Four billion-year-old chemistry in cells today
Parts of the primordial soup in which life arose have been maintained in our cells today according to scientists at the University of East Anglia.
Research published today in the Journal of Biological Chemistry reveals how cells in plants, yeast and very likely also in animals still perform ancient reactions thought to have been responsible for the origin of life – some four billion years ago.
The primordial soup theory suggests that life began in a pond or ocean as a result of the combination of metals, gases from the atmosphere and some form of energy, such as a lightning strike, to make the building blocks of proteins which would then evolve into all species.
The new research shows how small pockets of a cell – known as mitochondria – continue to perform similar reactions in our bodies today. These reactions involve iron, sulfur and electro-chemistry and are still important for functions such as respiration in animals and photosynthesis in plants.
Lead researcher Dr Janneke Balk, from UEA's school of Biological Sciences and the John Innes Centre, said: "Cells confine certain bits of dangerous chemistry to specific compartments of the cell.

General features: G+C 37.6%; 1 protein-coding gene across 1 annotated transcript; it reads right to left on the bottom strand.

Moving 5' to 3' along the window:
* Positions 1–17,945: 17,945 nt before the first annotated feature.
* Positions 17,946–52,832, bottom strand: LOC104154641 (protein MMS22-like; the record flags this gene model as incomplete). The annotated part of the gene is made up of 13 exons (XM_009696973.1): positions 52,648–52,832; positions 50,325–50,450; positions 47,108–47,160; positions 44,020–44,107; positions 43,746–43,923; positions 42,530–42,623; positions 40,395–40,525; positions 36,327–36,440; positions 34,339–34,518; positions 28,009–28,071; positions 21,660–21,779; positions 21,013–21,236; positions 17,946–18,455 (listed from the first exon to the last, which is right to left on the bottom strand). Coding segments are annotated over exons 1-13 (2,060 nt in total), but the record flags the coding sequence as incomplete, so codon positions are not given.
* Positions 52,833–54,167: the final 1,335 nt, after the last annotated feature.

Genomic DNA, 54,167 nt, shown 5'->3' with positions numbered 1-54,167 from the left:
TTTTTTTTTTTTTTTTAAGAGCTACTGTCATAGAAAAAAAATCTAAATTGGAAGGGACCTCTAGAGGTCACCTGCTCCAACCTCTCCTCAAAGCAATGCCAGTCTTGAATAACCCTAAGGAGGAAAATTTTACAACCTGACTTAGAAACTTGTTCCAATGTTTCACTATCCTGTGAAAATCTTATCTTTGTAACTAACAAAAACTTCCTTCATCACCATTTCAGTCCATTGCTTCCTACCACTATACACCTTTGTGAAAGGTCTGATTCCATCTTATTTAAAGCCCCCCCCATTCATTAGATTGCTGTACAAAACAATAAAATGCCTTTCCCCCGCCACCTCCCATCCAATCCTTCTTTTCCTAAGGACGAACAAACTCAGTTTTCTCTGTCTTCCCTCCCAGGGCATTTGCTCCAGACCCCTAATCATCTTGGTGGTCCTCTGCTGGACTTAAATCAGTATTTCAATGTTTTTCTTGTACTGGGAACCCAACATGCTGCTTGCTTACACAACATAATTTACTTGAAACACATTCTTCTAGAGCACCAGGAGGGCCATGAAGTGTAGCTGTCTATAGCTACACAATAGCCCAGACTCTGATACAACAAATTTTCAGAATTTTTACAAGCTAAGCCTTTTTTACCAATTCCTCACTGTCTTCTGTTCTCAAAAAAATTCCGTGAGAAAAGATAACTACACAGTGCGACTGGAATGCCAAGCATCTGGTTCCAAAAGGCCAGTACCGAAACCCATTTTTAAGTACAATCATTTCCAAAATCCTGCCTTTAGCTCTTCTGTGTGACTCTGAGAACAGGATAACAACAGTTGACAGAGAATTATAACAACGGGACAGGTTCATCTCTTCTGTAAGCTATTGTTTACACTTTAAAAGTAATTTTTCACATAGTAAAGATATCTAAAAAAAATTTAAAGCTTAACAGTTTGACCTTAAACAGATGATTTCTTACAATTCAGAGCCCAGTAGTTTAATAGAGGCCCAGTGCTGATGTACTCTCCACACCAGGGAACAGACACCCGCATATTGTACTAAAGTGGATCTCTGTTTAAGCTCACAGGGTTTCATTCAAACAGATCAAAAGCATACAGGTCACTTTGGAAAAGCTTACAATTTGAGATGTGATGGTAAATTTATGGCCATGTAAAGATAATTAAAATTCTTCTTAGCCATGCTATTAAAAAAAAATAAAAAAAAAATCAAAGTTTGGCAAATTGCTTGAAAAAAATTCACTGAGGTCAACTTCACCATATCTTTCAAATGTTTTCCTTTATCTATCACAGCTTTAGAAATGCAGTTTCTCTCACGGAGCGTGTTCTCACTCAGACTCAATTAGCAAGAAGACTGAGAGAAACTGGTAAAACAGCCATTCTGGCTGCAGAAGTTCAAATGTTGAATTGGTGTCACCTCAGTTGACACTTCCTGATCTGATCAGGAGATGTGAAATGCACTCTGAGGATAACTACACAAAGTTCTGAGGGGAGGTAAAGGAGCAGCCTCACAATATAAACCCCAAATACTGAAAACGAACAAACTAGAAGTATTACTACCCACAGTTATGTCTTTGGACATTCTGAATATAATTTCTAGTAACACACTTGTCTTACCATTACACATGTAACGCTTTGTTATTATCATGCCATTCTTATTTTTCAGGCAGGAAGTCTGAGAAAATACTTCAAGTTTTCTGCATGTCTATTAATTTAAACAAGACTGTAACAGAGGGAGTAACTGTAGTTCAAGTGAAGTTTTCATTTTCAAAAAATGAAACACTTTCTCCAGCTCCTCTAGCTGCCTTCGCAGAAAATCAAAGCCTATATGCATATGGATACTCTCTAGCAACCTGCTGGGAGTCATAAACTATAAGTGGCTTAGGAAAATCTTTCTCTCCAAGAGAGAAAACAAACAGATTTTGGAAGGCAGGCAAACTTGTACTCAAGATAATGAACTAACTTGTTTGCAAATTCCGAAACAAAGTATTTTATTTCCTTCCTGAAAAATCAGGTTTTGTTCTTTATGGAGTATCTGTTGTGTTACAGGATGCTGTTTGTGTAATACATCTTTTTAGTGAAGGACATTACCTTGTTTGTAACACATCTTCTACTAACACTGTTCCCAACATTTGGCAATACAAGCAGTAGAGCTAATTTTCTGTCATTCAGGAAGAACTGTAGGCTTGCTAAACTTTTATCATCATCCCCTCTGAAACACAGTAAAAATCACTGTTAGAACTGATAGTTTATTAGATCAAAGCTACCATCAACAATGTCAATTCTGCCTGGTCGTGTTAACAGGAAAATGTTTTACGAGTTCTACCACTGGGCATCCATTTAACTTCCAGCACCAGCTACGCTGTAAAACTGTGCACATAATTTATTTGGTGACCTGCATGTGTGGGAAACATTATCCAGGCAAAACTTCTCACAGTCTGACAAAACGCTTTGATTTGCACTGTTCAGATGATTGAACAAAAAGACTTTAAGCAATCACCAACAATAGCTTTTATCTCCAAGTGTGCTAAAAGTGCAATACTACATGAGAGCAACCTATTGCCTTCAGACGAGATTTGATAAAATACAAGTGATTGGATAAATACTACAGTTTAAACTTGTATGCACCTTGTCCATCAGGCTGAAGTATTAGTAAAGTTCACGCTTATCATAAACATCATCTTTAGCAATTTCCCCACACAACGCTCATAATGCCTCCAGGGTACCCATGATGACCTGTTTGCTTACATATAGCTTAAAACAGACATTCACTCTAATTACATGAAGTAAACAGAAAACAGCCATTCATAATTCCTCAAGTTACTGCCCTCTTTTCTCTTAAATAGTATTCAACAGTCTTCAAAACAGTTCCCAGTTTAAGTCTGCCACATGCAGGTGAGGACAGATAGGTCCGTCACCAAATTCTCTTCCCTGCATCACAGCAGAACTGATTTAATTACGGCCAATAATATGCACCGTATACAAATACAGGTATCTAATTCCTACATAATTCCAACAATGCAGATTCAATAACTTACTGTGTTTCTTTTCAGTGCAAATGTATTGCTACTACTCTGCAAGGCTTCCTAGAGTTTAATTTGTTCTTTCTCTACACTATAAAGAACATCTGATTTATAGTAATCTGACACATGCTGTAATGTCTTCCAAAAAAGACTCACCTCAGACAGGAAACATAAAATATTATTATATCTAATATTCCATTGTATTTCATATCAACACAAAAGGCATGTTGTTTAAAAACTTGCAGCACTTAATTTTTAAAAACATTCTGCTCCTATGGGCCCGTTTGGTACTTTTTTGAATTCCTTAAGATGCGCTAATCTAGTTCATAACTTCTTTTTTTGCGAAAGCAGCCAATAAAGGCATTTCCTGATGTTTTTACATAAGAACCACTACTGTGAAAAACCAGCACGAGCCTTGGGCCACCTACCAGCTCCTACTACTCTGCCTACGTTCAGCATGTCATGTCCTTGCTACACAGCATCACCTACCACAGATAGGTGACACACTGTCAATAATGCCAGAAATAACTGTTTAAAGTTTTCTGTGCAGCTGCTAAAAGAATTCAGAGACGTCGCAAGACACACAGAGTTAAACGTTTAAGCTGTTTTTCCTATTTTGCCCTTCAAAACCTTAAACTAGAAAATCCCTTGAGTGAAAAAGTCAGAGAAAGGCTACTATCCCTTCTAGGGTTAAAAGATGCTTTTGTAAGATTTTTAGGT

"For example small pockets of a cell called mitochondria deal with electrochemistry and also with toxic sulfur metabolism. These are very ancient reactions thought to have been important for the origin of life.
"Our research has shown that a toxic sulfur compound is being exported by a mitochondrial transport protein to other parts of the cell. We need sulfur for making iron-sulfur catalysts, again a very ancient chemical process.
"The work shows that parts of the primordial soup in which life arose has been maintained in our cells today, and is in fact harnessed to maintain important biological reactions."
The research was carried out at UEA and JIC in collaboration with Dr Hendrik van Veen at the University of Cambridge. It was funded by the Biotechnology and Biological Sciences Research Council (BBSRC).
'A Conserved Mitochondrial ATB-Binding Cassette Transporter Exports Glutathione Polysufide for Cytosolic Metal Cofactor Assembly' is published in the Journal of Biological Chemistry.